The Park also has numerous cultural heritage sites. The Boon wurrung Aboriginal people have a number of significant sites throughout the park including stone artefact sites and middens. The majority of these important sites are near the coastline or near the Point Cook homestead. Protection of these areas is ongoing and involves the Boon wurrung people.
Point Cook Homestead and gardens were built in 1857. The Homestead Precinct, comprising the bluestone homestead, stables and weatherboard outbuildings, is a rare example of early Victorian rural architecture.
Wyndham Harbour artist's impression
Directly south west of Point Cook, in Werribee South, will be the new development of the Wyndham Harbour Marina. Wyndham Harbour marina, a $440 million project, will be a waterfront development a 50-minute drive from Melbourne's Central Business District and right next to Point Cook. The new marina at Wyndham Harbour will have up to 1000 wet berths from 10 35 metres including 6 super-yacht berths. There will also be a 300-berth dry stack. Additionally, there will be two apartment buildings, absolute waterfront lots, retail space, two new beaches, walking trails and 10 hectares of public recreational space & wetlands. The development will also incorporate water/marina front restaurants & cafes. This development is now under construction with the first apartment building, stage 1 of the marina and the first beach now completed.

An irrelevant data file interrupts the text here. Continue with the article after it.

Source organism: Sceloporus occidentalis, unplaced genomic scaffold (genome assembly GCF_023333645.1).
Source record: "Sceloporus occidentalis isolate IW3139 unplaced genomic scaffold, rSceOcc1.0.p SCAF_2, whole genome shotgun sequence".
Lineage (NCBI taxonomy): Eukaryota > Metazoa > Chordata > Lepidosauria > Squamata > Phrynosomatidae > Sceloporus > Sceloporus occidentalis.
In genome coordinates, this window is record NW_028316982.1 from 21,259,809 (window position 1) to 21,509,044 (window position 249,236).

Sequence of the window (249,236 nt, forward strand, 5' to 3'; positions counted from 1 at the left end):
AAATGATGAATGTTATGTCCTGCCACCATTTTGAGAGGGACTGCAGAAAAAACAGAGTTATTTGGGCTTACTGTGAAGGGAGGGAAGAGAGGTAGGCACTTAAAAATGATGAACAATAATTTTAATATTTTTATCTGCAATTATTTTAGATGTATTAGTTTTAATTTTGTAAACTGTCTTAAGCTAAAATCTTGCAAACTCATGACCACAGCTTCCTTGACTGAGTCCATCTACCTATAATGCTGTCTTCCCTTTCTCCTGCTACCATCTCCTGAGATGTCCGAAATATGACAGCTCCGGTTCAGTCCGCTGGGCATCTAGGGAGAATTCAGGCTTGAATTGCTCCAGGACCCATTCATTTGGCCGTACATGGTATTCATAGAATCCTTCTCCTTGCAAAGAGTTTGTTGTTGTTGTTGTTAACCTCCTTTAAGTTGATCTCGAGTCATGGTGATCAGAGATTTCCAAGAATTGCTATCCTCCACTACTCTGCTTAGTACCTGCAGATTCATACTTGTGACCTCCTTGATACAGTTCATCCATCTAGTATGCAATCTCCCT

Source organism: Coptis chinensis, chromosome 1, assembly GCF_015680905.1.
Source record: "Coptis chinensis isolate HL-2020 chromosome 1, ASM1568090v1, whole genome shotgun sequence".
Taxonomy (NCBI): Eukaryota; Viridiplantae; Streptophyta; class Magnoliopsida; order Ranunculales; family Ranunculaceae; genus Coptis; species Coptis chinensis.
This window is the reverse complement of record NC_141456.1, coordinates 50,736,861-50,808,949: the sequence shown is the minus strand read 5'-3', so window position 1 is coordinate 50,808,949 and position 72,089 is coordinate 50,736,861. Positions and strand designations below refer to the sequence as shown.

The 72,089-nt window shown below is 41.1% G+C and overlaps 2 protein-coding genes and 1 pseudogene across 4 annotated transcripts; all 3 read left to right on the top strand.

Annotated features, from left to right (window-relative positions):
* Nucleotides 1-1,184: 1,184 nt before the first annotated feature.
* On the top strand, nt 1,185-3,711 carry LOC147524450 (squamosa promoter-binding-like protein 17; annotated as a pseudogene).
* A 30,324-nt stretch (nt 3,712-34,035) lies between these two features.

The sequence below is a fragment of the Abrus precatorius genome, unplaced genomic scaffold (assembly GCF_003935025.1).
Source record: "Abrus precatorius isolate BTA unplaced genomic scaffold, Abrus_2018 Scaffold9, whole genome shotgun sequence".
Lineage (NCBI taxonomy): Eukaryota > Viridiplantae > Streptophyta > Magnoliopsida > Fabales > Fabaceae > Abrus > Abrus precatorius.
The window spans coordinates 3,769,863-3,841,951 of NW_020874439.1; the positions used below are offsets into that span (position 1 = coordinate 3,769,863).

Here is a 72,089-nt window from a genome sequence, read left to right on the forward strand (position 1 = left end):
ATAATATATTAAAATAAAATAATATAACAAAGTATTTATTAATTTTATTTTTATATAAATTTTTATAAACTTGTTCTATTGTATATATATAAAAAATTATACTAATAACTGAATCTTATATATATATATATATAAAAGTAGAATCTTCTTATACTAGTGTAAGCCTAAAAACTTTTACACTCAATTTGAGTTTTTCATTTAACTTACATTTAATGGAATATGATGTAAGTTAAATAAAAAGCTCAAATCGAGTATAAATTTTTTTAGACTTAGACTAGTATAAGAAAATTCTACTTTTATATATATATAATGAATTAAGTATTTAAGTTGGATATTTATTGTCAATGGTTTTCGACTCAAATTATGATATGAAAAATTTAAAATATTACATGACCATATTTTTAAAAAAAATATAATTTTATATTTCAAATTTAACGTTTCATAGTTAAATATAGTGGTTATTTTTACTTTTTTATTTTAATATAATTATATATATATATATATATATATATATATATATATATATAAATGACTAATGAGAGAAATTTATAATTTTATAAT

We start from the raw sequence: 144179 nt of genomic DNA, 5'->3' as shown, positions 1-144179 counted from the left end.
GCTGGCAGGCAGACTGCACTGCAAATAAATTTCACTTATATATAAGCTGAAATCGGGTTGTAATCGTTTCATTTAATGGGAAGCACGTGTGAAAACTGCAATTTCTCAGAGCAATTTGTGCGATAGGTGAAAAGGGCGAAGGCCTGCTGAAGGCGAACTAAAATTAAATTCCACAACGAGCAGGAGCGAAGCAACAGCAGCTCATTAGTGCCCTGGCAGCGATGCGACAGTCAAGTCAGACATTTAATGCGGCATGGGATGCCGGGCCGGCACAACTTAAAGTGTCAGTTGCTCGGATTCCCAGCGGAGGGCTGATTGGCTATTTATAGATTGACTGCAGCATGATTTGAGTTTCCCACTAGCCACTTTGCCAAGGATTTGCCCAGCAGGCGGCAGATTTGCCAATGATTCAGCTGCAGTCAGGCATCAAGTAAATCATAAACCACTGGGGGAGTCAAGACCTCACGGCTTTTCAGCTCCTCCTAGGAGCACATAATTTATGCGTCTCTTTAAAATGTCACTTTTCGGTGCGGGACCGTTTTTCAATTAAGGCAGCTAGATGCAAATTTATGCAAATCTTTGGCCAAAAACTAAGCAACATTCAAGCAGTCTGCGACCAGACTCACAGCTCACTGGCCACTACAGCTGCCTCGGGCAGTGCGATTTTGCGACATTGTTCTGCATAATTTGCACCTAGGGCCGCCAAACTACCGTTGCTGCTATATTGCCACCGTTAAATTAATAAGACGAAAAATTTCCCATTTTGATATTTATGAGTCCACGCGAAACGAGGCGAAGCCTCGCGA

Point Cook was originally spelled Point Cooke, and named in 1836. Almost all references dropped the "e"; however, in the early 2000s the point itself was officially renamed "Point Cooke". Point Cook was named after John M. Cooke, mate of HMS Rattlesnake. Commanded by Captain Hobson, the ship charted part of the Port Phillip bay in 1836.
William Drayton Taylor leased the land around Point Cook promontory in 1849. The following year in 1850 Taylor transferred his licence to Alexander Irvine. By March 1852, a six-room weatherboard cottage had been erected. In 1853 the pastoralist Thomas Chirnside added the farmlands of Point Cook to his holdings. He built the famous Point Cook Homestead of twenty-five rooms in 1857. Initially Point Cook was an important segment of the expanding pastoral empire established by Thomas and his brother Andrew. As their extensive land holdings were developed substantial homesteads were later constructed at Werribee Park, Carranballac, Mount Williams and Curnong.